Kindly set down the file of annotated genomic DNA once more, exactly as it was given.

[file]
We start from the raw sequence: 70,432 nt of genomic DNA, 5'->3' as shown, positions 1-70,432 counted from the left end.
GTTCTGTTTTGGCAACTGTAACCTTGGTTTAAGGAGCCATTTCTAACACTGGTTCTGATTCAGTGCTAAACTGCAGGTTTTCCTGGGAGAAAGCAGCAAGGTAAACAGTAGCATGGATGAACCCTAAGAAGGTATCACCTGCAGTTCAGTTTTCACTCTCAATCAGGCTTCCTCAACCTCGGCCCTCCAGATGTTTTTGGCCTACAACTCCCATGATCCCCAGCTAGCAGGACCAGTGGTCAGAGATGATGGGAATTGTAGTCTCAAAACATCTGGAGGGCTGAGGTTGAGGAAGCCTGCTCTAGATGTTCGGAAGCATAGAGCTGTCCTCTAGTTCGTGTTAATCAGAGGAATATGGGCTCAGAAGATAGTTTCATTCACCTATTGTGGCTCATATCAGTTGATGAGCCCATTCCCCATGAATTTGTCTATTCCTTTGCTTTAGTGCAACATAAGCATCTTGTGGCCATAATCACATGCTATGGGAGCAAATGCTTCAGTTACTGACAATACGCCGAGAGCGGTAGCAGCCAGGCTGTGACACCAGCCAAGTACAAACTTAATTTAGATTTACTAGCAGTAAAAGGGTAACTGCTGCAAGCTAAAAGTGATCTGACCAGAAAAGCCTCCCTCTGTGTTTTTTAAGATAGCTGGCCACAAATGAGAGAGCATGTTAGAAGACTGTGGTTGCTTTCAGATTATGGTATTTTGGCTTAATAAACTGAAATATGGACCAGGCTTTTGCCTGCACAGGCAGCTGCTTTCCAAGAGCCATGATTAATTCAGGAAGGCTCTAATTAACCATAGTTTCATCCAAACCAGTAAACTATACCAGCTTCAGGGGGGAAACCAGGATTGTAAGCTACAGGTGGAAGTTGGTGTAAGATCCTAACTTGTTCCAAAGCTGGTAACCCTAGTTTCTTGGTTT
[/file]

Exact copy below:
We start from the raw sequence: 70,432 nt of genomic DNA, 5'->3' as shown, positions 1-70,432 counted from the left end.
GTTCTGTTTTGGCAACTGTAACCTTGGTTTAAGGAGCCATTTCTAACACTGGTTCTGATTCAGTGCTAAACTGCAGGTTTTCCTGGGAGAAAGCAGCAAGGTAAACAGTAGCATGGATGAACCCTAAGAAGGTATCACCTGCAGTTCAGTTTTCACTCTCAATCAGGCTTCCTCAACCTCGGCCCTCCAGATGTTTTTGGCCTACAACTCCCATGATCCCCAGCTAGCAGGACCAGTGGTCAGAGATGATGGGAATTGTAGTCTCAAAACATCTGGAGGGCTGAGGTTGAGGAAGCCTGCTCTAGATGTTCGGAAGCATAGAGCTGTCCTCTAGTTCGTGTTAATCAGAGGAATATGGGCTCAGAAGATAGTTTCATTCACCTATTGTGGCTCATATCAGTTGATGAGCCCATTCCCCATGAATTTGTCTATTCCTTTGCTTTAGTGCAACATAAGCATCTTGTGGCCATAATCACATGCTATGGGAGCAAATGCTTCAGTTACTGACAATACGCCGAGAGCGGTAGCAGCCAGGCTGTGACACCAGCCAAGTACAAACTTAATTTAGATTTACTAGCAGTAAAAGGGTAACTGCTGCAAGCTAAAAGTGATCTGACCAGAAAAGCCTCCCTCTGTGTTTTTTAAGATAGCTGGCCACAAATGAGAGAGCATGTTAGAAGACTGTGGTTGCTTTCAGATTATGGTATTTTGGCTTAATAAACTGAAATATGGACCAGGCTTTTGCCTGCACAGGCAGCTGCTTTCCAAGAGCCATGATTAATTCAGGAAGGCTCTAATTAACCATAGTTTCATCCAAACCAGTAAACTATACCAGCTTCAGGGGGGAAACCAGGATTGTAAGCTACAGGTGGAAGTTGGTGTAAGATCCTAACTTGTTCCAAAGCTGGTAACCCTAGTTTCTTGGTTT